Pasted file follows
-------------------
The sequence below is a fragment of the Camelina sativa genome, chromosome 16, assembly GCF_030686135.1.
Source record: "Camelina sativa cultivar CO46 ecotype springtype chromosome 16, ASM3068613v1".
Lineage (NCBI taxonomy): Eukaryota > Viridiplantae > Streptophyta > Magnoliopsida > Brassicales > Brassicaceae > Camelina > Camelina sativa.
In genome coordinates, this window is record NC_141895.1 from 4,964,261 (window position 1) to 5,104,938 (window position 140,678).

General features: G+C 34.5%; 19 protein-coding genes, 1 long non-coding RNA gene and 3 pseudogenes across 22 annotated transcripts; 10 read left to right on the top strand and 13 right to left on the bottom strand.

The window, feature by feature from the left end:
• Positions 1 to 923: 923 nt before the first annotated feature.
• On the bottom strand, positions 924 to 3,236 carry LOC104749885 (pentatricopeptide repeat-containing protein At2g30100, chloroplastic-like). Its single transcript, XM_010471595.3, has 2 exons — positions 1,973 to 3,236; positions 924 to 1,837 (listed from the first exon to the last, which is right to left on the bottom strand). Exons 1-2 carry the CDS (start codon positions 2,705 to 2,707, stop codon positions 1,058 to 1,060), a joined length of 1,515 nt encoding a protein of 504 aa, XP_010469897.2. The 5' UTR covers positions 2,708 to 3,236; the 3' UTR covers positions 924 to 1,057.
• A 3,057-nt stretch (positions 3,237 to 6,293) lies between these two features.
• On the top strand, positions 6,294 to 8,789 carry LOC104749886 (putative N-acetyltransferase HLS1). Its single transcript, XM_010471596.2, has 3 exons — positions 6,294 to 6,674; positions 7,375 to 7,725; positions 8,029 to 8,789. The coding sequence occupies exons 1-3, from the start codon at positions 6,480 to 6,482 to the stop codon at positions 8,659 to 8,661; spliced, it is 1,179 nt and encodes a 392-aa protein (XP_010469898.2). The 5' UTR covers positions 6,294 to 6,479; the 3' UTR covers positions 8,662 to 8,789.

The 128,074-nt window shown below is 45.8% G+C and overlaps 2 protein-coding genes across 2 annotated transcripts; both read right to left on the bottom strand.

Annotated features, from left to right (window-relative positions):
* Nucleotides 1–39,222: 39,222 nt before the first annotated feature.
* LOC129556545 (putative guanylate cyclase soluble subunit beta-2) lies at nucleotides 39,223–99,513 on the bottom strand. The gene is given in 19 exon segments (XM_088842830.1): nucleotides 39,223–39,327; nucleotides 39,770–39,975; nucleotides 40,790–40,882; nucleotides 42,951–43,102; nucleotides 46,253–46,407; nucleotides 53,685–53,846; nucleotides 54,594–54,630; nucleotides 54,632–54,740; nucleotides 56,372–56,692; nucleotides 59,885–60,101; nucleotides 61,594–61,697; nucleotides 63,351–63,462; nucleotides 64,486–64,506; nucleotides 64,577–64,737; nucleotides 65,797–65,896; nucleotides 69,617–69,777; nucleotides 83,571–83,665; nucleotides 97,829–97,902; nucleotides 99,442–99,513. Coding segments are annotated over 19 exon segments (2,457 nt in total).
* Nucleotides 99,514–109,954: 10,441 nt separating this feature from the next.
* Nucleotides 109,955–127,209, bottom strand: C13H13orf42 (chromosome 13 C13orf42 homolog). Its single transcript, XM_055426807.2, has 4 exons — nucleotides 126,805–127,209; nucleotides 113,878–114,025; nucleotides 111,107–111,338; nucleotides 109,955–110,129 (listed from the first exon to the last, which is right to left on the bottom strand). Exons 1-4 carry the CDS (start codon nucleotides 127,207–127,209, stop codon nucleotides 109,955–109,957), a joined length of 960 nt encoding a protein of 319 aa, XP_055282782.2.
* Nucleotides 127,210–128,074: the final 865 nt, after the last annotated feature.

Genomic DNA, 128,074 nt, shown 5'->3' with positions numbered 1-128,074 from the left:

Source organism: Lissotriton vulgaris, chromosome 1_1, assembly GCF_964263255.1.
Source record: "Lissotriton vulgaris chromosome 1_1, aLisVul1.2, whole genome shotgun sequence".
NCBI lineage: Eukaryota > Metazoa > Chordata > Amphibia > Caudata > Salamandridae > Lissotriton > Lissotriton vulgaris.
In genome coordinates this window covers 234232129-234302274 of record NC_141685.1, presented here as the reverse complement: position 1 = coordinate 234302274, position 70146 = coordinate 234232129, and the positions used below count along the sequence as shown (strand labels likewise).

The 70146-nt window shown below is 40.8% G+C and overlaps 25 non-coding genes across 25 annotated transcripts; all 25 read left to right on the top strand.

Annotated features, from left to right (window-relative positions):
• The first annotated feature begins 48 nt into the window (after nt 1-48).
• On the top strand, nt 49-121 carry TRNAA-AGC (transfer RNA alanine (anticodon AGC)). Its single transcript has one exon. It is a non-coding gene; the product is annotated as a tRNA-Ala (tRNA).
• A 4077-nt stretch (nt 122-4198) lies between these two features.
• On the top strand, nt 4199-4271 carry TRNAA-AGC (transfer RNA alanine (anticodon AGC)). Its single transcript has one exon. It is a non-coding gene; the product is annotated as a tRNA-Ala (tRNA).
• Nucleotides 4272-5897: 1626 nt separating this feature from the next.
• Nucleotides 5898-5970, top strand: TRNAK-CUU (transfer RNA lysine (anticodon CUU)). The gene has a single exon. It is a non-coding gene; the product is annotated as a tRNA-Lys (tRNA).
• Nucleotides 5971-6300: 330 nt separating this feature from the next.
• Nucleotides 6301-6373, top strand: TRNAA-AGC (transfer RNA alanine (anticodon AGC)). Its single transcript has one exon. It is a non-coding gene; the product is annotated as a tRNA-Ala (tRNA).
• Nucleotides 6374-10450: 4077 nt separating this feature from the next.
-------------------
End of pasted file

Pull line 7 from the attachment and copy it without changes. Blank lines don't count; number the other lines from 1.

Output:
• Positions 1 to 923: 923 nt before the first annotated feature.